During the fasting period, study participants were instructed to select a habitual time between 6:30am and 8:30am to start eating breakfast, and to eat their lunch between 11am and 1pm, before consuming dinner between 5pm and 7pm. In the following 10 days of the ad libitum diet period, the participants followed the Dietary Guidelines for Diabetes in China (2017 Edition) consuming foods of their choice during the 10 days.

“The primary outcome was diabetes remission, defined as a stable glycated hemoglobin A1c (HbA1c) level of less than 48 mmol/mol (< 6.5%) for at least 3 months after discontinuing all antidiabetic medications. The secondary outcomes included HbA1c level, fasting blood glucose level, blood pressure, weight, quality of life and medication costs. We conducted a 12-month follow-up to assess the continuation of remission,” the authors write in the paper.

Fasting intervention leads to diabetes remission

After 3 months, the researchers found that ~47% of participants in the CMNT group achieved diabetes remission, compared to 2.8% in the control group. After the 12-month follow-up, 44.4% of the CMNT participants achieved sustained remission, with an HbA1c level of 6.33%.

The researchers say that this study challenges the conventional view that diabetes remission is only achievable in patients that have not had diabetes for a long period of time (described as 0–6 years). Liu explains, “In our study, the average duration of Type II diabetes in the CMNT group was 6.63 years, with the longest duration being 11 years. Sixty-five percent of the participants who achieved diabetes remission had a diabetes duration of more than six years. This suggests that remission for patients with longer durations of diabetes is possible.”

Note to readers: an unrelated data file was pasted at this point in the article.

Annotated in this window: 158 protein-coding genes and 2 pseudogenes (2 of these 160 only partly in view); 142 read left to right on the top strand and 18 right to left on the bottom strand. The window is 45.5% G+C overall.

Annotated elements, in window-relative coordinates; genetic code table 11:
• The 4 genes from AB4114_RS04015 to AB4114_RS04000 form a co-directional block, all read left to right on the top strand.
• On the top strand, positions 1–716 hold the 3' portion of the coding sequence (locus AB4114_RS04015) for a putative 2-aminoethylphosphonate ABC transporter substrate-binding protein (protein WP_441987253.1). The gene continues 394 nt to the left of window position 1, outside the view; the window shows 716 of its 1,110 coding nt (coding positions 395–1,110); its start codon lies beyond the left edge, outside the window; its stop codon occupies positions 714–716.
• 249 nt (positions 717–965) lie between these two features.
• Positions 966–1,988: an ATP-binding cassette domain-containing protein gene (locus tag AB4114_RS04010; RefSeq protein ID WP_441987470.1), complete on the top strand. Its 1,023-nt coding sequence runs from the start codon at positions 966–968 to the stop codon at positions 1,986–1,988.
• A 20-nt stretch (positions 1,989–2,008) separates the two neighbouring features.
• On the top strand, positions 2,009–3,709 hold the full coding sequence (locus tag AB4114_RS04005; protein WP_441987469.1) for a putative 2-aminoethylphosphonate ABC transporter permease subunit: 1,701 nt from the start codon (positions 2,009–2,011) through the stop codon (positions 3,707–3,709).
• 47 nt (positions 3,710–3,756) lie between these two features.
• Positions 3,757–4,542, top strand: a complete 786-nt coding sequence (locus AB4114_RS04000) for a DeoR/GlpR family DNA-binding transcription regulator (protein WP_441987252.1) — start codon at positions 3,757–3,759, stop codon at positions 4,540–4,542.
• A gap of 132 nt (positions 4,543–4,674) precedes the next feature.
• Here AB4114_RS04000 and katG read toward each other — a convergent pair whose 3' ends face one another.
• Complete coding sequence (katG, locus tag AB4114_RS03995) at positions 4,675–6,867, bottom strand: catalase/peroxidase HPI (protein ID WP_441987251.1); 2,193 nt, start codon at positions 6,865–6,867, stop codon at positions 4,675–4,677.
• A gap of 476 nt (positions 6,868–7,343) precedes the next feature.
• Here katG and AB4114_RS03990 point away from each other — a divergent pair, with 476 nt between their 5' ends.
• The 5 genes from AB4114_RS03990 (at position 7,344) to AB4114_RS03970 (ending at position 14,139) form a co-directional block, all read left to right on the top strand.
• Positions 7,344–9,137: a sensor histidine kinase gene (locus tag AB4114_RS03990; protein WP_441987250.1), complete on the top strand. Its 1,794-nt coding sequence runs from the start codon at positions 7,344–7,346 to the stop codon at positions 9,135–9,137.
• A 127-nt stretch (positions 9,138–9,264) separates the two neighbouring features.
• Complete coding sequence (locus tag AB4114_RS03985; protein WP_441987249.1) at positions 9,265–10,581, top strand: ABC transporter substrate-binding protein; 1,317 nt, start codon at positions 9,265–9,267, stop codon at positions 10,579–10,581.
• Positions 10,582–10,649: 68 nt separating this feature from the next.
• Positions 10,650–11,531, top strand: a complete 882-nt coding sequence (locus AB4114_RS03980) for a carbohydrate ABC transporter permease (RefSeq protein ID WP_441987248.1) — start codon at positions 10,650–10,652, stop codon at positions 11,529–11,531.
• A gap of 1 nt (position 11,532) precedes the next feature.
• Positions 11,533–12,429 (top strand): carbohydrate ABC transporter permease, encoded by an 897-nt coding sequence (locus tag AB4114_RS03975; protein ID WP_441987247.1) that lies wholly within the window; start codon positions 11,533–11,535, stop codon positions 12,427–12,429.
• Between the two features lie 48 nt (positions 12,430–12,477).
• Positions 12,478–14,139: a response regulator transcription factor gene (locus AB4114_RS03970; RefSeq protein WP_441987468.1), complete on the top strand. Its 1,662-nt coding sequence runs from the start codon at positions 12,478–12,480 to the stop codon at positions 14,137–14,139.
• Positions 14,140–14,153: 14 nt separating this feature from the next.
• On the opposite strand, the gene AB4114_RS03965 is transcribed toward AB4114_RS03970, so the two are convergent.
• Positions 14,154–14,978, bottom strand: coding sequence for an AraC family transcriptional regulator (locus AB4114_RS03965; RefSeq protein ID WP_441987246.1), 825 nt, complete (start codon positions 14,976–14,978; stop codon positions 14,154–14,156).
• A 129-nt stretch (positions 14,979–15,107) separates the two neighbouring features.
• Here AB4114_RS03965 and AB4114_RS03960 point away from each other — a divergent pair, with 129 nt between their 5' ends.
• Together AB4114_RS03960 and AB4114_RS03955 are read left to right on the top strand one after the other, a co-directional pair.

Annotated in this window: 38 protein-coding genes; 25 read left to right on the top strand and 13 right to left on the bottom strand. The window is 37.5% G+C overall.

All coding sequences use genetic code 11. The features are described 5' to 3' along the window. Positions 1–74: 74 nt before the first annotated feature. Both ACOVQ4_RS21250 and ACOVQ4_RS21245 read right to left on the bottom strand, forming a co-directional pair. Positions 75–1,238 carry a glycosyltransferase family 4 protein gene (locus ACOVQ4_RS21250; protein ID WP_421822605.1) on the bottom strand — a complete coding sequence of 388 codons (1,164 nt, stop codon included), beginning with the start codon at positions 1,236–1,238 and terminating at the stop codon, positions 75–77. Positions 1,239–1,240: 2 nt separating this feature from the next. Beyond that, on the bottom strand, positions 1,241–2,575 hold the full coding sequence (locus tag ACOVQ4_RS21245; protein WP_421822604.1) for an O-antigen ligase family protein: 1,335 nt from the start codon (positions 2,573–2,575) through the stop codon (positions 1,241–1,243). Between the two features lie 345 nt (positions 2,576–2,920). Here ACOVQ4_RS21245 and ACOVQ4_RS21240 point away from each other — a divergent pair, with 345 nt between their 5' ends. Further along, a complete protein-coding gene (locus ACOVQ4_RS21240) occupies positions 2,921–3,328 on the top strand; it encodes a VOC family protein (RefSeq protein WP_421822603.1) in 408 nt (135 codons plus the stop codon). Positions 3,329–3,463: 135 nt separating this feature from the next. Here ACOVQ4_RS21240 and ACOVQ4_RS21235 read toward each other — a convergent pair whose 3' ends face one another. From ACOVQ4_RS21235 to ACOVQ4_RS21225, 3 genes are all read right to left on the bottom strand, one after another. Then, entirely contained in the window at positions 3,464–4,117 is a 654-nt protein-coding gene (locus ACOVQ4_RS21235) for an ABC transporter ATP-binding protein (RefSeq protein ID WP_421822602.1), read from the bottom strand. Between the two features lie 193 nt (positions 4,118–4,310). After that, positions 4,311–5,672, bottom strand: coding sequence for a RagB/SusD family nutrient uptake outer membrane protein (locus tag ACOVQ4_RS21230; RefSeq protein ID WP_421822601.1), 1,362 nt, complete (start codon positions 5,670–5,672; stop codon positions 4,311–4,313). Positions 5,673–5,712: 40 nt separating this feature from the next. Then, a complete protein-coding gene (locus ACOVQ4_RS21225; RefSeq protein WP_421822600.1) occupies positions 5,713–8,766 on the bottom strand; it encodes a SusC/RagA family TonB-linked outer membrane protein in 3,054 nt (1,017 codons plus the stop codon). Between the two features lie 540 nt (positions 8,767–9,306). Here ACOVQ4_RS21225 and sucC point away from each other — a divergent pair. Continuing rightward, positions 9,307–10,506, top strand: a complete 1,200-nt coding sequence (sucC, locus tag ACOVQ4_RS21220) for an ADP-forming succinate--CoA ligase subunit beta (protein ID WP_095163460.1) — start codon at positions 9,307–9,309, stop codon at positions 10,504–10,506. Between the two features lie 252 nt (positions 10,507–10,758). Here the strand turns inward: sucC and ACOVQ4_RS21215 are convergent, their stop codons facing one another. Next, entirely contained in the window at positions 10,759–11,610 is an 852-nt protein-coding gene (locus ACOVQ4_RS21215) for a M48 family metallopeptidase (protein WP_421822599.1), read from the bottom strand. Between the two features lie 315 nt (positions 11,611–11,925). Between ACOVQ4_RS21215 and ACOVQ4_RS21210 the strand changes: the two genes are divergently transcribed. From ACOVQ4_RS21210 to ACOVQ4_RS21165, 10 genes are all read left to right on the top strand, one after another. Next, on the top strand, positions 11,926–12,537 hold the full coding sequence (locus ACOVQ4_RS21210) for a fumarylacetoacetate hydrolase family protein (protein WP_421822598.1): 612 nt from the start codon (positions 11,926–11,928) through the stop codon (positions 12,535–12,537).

When analyzing medication use, the researchers found that medication costs were 77.2% lower in the CMNT group versus the control group, suggesting IF could be a cost-effective approach to managing Type II diabetes. It may also be a more practical regimen too, as Liu describes: “This study was performed under real-life conditions, and the intervention was delivered by trained nurses in primary care rather than by specialized staff at a research institute, making it a more practical and achievable way to manage Type II diabetes,” he says. “It could be a shift in the paradigm of management goals in diabetes care.”

Extended follow-up to assess stability of food regimen

Liu acknowledges that any study conducted in a real-life setting faces limitations, including this work. “Because of the nature of the dietary intervention, it was not possible to blind participants, physicians or some of the research staff after participants were allocated to their groups,” he says.

While this publication summarizes data from one year of follow-up, the researchers plan to continue their follow-up for a period of five years or more, exploring the stability of the CMNT diet and its impact on Type II diabetes complications.

Dr. Dongbo Liu was speaking to Molly Campbell, Senior Science Writer for Technology Networks.

Reference: Yang X, Zhou J, Shao H, et al. Effect of an intermittent calorie-restricted diet on type 2 diabetes remission: A randomized controlled trial. J Clin Endocr. 2022. doi: 10.1210/clinem/dgac661.